Using footage shot on a trip to Mexico, this essay film explores the childhood memories of Irish artist and film maker, Nick Stewart, and Mexican writer and artist, Helen Blejerman. Stewart was brought up in Ireland and lived in Belfast through the darkest days of the conflict there. The experience of that time runs through the dozen or so stories that make up his half of the script of the film. Blejerman has written another set of stories that similarly explore her Mexican childhood and subsequent move to the UK. These stories counterpoint footage shot by Nick Stewart while traveling in Mexico. The film weaves a network of associations, memories and observations together in a non-linear narrative that is, by turns, political, biographical, poetic and factual.
From an interview with Nick Stewart.
When I travel I am confronted by my past. On the one hand, it draws me out of myself into sights and sounds and smells, impressions of difference. On the other, a part of me is overwhelmed by images and events from the past. Mostly there is little cause and effect to this: memories aren’t often prompted in a rational manner from the experience at hand. Instead, they seem to rise from the unconscious in ways that are not consciously grasped. Memory is, itself, a poetic process. The ‘logic’ of this is one that translates well into film.
I went to Mexico to record a project for Dougald Hine, the writer, teacher and culture-maker. So, my being in Mexico was not for me to make a film. However, back in London certain ideas and themes began to emerge from the footage I shot during our travels there. The extent of my recording allowed me to conceive of discreet sequences and I began to realise that it might be possible to create something more ambitious than the usual artist’s gallery video sequence or short film.
It was only when Helen Blejerman, an artist and writer from Mexico, now living in Sheffield, was contacted, that this began to come into focus. Though I remained as director, Helen quickly developed a critical role in the evolution of the project. The fact she responded to my invitation with a beautifully written story of her father’s death, precisely edited to imagery that I had sent to her, set a benchmark for me.
This was never going to be a documentary. I was very clear about my position being a transient tourist, largely ignorant of Mexican politics or daily life, as I say in the film. Rather, it’s an essay film, in the traditional sense of that genre. It’s an open form, built on a poetics of association and imaginative engagement. I’m not interested in disposable narratives that, once experienced hold no further interest.
We worked through a lot of variations of editing and sequencing of what we now referred to as “chapters.” We wanted to acknowledge that the politics of place and identity is an integral aspect of our lived experience. I also wanted to maintain a balance between that and the reality passing in front of the camera. It was important that the viewer would not be thinking, ‘why am I watching this image with this voice-over’? The associations needed to fit. We tried to get a feel for a narrative arc, however tenuous that might be: we wanted a sense of beginning, middle and end. From the start I was clear that the graduation ceremony would, somehow, be at the end. This, and the also obvious beginning chapter, gave us two clear anchor points to work between.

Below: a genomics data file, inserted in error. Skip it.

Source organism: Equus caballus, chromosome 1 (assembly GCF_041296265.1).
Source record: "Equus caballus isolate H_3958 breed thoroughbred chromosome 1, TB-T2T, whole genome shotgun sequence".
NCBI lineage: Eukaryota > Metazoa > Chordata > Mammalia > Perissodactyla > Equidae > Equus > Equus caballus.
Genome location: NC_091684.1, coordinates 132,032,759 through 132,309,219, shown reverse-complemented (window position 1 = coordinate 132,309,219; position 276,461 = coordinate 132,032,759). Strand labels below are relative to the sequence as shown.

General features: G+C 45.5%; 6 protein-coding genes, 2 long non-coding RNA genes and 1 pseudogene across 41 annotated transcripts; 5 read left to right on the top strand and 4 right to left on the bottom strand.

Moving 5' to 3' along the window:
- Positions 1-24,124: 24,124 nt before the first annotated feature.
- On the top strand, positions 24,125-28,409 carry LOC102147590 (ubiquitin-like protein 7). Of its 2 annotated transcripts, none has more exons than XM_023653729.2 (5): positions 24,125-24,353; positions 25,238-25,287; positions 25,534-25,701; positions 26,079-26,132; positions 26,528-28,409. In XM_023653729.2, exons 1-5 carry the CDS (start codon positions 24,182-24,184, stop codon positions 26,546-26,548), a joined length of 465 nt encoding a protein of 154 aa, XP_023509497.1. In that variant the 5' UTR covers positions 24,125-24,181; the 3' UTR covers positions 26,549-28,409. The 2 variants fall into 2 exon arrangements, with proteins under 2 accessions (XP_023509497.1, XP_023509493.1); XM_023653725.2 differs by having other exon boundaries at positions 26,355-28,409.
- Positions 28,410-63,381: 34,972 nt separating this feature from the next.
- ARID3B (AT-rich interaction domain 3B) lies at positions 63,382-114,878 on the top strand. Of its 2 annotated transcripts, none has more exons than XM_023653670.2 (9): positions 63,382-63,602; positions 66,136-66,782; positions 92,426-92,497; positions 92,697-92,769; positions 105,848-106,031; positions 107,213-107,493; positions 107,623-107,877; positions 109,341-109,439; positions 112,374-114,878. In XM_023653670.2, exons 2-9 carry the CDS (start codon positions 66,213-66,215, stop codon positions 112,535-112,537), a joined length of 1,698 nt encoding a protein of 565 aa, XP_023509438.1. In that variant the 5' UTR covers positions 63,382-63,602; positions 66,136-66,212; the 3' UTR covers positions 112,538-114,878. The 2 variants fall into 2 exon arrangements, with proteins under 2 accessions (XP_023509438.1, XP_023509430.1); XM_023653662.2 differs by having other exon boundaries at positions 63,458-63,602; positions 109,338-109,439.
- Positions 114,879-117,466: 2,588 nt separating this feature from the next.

I generally dislike the professional look of much film today. Digital editing and effects are too often used to create a spurious filmic reality that quickly becomes mannered. A camera is a tool to facilitate perceiving the world more clearly. The frame creates relations between things that otherwise would remain separate. Vision is intensified. Time is made perceptible. If wielded with sensitivity and focus, a camera might even be said to alter consciousness through an intense engagement with detail and immersion in slow time. Essentially, it enables a poetic process, a way of engaging with the poetry of the everyday. When I’m shooting my objective is to bring formal, poetic precision to what I’m recording, while avoiding unnecessary, tricksy, camera work and effects. Does this mean it is amateur? Yes, if we accept that the root of the word means, love.
My background is in art. I worked with video art for a decade or more. So my interest in film is grounded in an appreciation of direct, everyday imagery, as employed by many in the history of avant-garde film and video art. In this film I have tried to extend that to a more ambitious level.
As well as my and Helen’s editing, I employed two editors, one to work with me to master the final edit and one to colour balance it. The audio mastering was done at Pinewood Studios. Technically, the final edit is at a fully professional, cinematic standard. Artistically, it has enabled me to conceive of future film ideas that previously seemed to belong exclusively to the world of cinema.